Wednesday, August 21, 2013

Police work as one team for fire

Extra resources sent to valley to assist local officers

Express Staff Writer

    When an emergency strikes in Blaine County, local law enforcement agencies have learned to work as one team. That sense of camaraderie has been exemplified by police cooperation during the Beaver Creek fire.
    Top police officers in the Wood River Valley all agree that cooperation and assistance have been excellent.
    “They’ve lent me officers when I needed them and I’ve lent them officers when they needed it,” Blaine County Sheriff Gene Ramsey said Tuesday. “This is really working hand in glove.
    “All the money that everybody’s been spending on equipment and training is really paying off. Everybody in the valley has been cooperating 100 percent.”

Everybody in the valley
has been cooperating

100 percent.”
Gene Ramsey

    Police duties during the fire have mainly involved traffic control, manning barricades for evacuated areas and making sure mandatory evacuations are carried out safely. On top of that, police have their regular law enforcement duties.
    However, Ramsey and other top officers in the valley noted that crime has been relatively low during the fire.
    Ramsey has also had some outside assistance. He said extra officers have been deployed to assist from Idaho State Police, the Idaho Department of Fish and Game, the U.S. Bureau of Land Management and the U.S. Forest Service.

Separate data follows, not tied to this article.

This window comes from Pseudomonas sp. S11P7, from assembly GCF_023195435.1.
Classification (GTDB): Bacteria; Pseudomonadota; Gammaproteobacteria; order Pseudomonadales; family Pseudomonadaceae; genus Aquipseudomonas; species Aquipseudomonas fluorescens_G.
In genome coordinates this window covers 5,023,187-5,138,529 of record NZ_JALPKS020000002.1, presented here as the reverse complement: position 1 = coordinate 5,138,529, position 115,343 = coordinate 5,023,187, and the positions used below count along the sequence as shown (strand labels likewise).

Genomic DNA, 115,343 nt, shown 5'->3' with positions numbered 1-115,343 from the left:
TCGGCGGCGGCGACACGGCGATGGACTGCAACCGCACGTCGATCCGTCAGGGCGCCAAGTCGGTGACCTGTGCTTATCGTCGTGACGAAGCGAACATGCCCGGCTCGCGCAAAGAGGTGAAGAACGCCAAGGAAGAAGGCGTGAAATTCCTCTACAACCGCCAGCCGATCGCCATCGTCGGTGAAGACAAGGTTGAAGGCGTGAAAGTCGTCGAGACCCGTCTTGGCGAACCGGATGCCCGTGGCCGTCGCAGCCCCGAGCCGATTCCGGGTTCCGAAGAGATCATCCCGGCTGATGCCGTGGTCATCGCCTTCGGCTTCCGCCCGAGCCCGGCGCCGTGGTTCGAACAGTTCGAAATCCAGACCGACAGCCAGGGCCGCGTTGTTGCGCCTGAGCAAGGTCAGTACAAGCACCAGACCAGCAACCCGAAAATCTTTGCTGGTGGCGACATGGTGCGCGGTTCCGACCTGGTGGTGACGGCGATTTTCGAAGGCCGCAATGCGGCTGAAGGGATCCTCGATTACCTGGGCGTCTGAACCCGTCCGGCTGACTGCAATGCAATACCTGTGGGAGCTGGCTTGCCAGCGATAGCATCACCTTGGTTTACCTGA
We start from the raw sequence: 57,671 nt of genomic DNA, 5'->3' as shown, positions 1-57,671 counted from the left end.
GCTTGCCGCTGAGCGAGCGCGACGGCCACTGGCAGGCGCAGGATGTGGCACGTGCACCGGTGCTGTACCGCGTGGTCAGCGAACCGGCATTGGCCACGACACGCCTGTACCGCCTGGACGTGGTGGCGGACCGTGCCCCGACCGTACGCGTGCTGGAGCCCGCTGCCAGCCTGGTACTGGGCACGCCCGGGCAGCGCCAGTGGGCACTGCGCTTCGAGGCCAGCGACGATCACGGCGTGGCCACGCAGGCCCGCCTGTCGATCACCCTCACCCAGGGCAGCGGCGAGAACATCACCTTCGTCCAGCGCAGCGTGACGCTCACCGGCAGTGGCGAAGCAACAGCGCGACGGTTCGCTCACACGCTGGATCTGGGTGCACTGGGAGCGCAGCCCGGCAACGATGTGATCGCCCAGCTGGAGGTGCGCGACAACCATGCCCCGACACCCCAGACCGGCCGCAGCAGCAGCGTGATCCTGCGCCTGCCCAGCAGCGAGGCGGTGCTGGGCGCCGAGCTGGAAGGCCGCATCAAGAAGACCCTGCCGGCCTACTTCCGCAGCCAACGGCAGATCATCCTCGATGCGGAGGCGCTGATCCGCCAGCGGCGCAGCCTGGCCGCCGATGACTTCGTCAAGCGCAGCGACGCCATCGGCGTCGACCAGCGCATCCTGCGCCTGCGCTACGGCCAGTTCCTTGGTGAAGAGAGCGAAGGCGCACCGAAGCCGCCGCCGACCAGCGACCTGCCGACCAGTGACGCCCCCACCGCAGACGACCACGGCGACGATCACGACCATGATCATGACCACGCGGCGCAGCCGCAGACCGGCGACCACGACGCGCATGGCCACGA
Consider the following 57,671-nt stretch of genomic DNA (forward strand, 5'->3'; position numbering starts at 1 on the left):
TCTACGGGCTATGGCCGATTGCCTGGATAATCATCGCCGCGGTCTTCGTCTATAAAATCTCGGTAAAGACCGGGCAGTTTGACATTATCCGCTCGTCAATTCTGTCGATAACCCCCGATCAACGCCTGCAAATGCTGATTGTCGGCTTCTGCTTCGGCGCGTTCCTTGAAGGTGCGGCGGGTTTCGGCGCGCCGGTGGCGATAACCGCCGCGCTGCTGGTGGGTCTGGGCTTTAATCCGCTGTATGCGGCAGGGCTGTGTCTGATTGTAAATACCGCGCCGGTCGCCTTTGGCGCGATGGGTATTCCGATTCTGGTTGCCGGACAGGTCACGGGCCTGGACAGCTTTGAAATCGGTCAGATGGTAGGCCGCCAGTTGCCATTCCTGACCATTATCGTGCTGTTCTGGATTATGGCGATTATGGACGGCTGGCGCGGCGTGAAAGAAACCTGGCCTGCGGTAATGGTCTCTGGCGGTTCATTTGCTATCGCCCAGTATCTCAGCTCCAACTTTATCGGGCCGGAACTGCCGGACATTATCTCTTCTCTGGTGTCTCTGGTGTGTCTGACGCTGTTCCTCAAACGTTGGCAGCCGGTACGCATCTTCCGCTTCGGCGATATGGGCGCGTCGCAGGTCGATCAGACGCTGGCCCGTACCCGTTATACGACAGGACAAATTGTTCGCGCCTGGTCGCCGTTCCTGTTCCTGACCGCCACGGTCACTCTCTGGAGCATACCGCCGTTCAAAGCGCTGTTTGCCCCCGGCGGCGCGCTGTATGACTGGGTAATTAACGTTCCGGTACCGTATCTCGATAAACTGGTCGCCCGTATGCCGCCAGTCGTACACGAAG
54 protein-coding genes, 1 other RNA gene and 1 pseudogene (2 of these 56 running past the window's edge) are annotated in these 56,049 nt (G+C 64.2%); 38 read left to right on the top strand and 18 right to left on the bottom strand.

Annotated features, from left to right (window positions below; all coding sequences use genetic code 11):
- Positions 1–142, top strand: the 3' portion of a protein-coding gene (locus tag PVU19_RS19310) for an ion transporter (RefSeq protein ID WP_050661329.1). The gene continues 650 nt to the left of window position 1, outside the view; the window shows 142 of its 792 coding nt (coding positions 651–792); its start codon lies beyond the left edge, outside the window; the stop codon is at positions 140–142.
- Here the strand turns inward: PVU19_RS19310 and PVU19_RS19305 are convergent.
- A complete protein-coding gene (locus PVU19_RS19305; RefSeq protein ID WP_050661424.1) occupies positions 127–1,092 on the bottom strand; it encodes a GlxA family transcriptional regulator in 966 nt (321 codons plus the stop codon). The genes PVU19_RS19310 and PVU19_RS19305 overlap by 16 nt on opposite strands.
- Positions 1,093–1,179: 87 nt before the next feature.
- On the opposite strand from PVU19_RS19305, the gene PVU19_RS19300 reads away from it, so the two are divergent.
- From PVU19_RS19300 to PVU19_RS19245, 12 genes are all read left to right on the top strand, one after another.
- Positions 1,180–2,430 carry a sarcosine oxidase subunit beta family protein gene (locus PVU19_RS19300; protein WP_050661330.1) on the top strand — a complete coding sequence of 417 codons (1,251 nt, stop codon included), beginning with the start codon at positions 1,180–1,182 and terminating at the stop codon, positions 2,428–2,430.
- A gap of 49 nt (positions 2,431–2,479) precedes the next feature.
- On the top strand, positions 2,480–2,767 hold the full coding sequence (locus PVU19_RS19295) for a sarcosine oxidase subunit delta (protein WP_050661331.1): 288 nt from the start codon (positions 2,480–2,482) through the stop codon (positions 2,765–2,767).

On Sunday, about two dozen Idaho National Guardsmen with both the Army and Air Force were dispatched to Blaine County for traffic control, access-point support and for roving patrols in evacuated areas.
Ramsey said every sheriff in the region has also offered to provide resources if needed.
Hailey Police Chief Jeff Gunter agreed that cooperation has been good.
“It’s been great to see everybody work so well together,” Gunter said. “We just sort of use who’s ever available.”
Gunter said his officers helped the sheriff’s office with evacuations prior to Friday and received assistance from other agencies when the fire burned down Croy Canyon to the edge of the city limits.
Interim Sun Valley Police Chief Walt Femling loaned his officers to other agencies when needed, but didn’t need much assistance himself because the city of Sun Valley was only under a pre-evacuation order for three days.
“We’ve got enough people here that we’re just all one family,” Femling said.
Femling said crime seemed nonexistent over the weekend, but that some of his staff were kept busy answering questions and concerns from the public and “keeping them confident that we’ve got a pretty good team out here.”
Femling said his message to the public is: “It’s been very well coordinated; they’re in good hands; there’s a good team in place to keep this thing together.”
Ketchum Police Chief Steve Harkins said one of the harder responsibilities during the emergency has been making sure police resources are used effectively.
“Everybody’s working well together,” Harkins said. “We have a lot of resources. Everything seems to be going well.”
Although a pre-evacuation order was lifted for most of the city of Ketchum on Monday, Harkins said police and Ketchum Fire Department Chief Mike Elle continue to keep a close watch on the situation and continue to coordinate with Sheriff Ramsey and other officials.
“The sheriff is in charge of ordering and lifting evacuations, and I’m working very close with him,” Harkins said.
The police officers agreed that the situation with the fire had improved, but noted that there is still a need for vigilance.
“I’ll be glad when it’s over with,” Harkins said. “I’m a little tired of it.”
Terry Smith:

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